The Road To U.S. Citizenship: An American Perspective

The Taxi Driver from Yemen.  A Teacher from Congo.  A Marketing Consultant from Ecuador.   The Radiology Technologist from Vietnam.  There were 51 new American Citizens representing 25 countries and 5 continents including these 4 along with the Speaker/Author from Canada.  That last one is my wife.

Yemen is the poorest county in the Arab World. 5.4 Million have been killed since 1998 in the Second Congo War.  Ecuador is constantly tied into the Drug Trafficking that runs rampant with its neighbor to the North, Columbia.  And, then there’s Vietnam, where the Media (including the internet with a “Bamboo Firewall”) are still controlled by the Communist Government 37 years after the War ended.

As I sat in a United States Federal Court room decorated with official looking Mahogany Desks and Granite Columns, splashed with Red, White and Blue, I looked into their tear-filled eyes and tried to imagine what our new American brethren must have been through to get to this point.  Well, now, they made it.  They are all citizens of the United States of America.

As mentioned above, this group of 50 Stars, plus one bright shining star in my sky, included a 39-year old extraordinary mommy of 2 and business owner, also known as my wife, Danielle Smith.   “D” sat on the other side of the line of scrimmage which was that partition in a courtroom separating those that are involved in the court proceedings and those that are present just to observe (in this case, document with our iPhones).   So, I turned my igadget in her direction as she stood up and proudly recited the oath with the others in the room.  Recording this event will allow us to watch it and re-watch it, but for me, it was a time for reflection on how lucky I am to live in the “free-est” country on earth.

As I’ve told my two children over and over and over, we can be anything we want to be.  Anything!!!  It really is amazing.  We receive a free education until we’re 18years of age, and at that point, there are many ways to receive a college education deferring payment until after a degree and hopefully that first job are secure.  Easy, no.  Possible, yes.  I’m confident that the 40-year old Mother of two would have taken that when she was growing up in the Human Rights Violating Country of Nigeria.

We, also, live in a country where we all get a say in who leads our country.  Well, all of us, that are 18 years of age … and registered to vote.  Yet, the percentage of registered voters hovers between 60-70% depending on which statistic you believe.  Let’s say that it’s 75% which is on the high side.  Where are the other 25%?  I’m not trying to turn this into a political speech.  I’m just thinking about this statistic after watching two of our newly sworn in citizens pay the money, study and pass the test, and do all that was necessary to become American citizens after spending all of their lives in Communist China where they don’t get a say in much of anything.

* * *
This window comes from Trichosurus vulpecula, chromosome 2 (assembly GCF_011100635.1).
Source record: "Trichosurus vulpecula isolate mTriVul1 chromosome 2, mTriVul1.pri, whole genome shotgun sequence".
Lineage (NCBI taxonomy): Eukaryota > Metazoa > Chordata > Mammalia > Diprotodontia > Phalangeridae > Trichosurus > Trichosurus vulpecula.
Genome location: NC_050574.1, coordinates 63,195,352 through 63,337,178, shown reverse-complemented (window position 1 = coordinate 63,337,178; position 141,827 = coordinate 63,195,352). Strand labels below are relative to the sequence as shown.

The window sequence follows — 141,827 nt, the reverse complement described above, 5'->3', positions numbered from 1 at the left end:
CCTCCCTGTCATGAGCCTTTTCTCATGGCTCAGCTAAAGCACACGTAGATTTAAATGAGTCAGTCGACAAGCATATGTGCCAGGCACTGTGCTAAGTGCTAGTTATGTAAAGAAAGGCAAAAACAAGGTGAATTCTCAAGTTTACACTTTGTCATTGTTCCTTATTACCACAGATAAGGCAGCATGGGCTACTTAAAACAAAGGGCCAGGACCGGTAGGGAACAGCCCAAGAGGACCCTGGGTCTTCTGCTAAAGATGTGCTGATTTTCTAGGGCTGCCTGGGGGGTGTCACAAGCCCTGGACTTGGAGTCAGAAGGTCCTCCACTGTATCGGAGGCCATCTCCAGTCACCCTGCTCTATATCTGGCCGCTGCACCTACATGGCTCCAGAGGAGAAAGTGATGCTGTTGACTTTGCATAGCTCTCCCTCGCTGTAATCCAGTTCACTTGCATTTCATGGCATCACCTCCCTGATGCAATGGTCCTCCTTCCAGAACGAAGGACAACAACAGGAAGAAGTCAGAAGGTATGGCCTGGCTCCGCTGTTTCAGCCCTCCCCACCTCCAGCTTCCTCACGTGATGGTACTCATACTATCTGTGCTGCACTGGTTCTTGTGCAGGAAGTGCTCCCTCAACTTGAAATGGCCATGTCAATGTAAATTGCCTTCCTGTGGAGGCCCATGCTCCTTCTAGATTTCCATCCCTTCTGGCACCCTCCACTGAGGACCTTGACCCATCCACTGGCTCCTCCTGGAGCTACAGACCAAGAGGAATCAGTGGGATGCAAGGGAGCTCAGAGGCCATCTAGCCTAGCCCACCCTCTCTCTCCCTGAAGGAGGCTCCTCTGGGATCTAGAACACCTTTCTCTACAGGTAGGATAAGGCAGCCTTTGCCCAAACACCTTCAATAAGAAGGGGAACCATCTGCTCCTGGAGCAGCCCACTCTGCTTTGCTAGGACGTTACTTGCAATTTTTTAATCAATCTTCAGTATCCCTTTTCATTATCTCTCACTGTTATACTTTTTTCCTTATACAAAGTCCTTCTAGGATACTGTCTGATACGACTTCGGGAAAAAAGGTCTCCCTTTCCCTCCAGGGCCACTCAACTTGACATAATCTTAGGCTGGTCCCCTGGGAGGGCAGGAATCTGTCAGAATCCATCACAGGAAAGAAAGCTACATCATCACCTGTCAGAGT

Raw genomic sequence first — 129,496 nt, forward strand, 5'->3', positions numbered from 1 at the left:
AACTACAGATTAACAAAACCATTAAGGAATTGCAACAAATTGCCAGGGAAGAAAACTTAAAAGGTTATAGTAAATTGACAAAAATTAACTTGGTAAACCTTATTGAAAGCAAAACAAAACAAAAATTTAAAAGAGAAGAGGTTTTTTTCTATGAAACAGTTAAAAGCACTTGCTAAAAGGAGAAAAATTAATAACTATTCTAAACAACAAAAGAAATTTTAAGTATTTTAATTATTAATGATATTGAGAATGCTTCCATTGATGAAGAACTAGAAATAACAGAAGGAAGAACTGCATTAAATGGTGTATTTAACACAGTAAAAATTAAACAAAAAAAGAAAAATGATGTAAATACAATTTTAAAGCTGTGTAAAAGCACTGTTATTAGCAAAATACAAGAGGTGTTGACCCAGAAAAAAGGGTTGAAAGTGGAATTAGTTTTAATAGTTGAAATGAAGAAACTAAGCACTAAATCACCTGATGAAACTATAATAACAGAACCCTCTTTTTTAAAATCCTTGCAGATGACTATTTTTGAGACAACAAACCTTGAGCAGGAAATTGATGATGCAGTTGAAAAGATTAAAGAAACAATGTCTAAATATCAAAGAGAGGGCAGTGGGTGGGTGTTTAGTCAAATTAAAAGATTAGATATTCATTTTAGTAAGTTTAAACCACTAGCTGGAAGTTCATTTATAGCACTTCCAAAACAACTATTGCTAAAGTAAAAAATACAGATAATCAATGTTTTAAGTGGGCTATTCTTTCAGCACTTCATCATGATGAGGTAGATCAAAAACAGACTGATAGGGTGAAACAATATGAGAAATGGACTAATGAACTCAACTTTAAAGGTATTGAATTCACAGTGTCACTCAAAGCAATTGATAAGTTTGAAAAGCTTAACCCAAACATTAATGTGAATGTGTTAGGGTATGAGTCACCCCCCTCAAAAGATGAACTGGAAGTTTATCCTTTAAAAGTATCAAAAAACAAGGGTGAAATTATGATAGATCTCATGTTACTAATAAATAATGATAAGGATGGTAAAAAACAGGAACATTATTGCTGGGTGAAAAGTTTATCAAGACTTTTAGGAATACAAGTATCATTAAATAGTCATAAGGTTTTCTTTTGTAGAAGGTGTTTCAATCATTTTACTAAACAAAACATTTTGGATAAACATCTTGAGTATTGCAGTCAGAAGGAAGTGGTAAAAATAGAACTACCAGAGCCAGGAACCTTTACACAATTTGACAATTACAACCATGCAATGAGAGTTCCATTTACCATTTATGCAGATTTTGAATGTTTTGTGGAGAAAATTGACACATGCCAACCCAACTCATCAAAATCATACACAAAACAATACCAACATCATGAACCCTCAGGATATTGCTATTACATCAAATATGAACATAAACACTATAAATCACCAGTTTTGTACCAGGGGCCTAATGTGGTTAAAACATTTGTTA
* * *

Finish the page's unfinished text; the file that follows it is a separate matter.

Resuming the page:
As I glanced around the room, my eyes kept coming back to the most amazing woman I’ve ever met, my wife.  She, too, was crying.  Why?  Danielle was born in Canada and migrated to this country at the age of five when her Dad took a new job in Florida.  Why would she be so emotional?  She’s had a Social Security number for 34 years now, and has been a taxpayer since she turned 18 years of age.  She answered the question this way “Look around Jeff.  The people in this room are so excited to live here now.  I’ve lived here almost my entire life, but have always kind of felt like an outsider.  I’ve always been intrigued by this country’s political process and been involved, of course, as a news reporter, but never been able to express my own opinion in the form of casting a ballot.  I’m not sure everyone understands what it’s like to NOT have your opinion matter, not officially anyway.  Well, now it does matter, for me, and that woman from Congo, and that man over there from Bosnia, and those folks from Pakistan, Iraq, and Somalia.  This is the only country in the world where all of us can come together and be completely equal and relevant.  Is this country perfect?  No, not by a long shot, but it’s pretty darn good.  And all of us are lucky to call it home.”

I couldn’t have put it better myself.  Her first stop after the swearing-in ceremony:  the League of Women Voters.  She’s all set now to vote in her first election.  My wife is pretty amazing isn’t she?  And so is the ole U-S-A.

This is Danielle’s experience in her words (including video….have a tissue nearby, as she is a bit emotional.)

  • Pingback: American Citizenship: I am finally one.

  • http://thesocialjoint.com/ Lucretia M Pruitt

    Yep. She is amazing. Proud to know her. Happy that her opinion now hold as much weight as anyone else who can vote. She (and the others in that room with her) deserve our utmost respect. :)

  • Danielle Smith

    Thank you, my long-lost friend, for this. I’m grateful. This has been an extraordinary process and I’ve been so lucky to be surrounded by love and support.

  • Susi

    Reading this made me tear up a bit and remember my own swearing in ceremony in January. I’ve been living here for 17 years and had my green card for almost as long… but taking this last step was just amazing. I am very happy to be able to vote in this election and finally make my voice count! :)

  • Danielle Smith

    I feel EXACTLY the same way. Have had my green card since I was 5 and this will be my very first time to vote. So excited.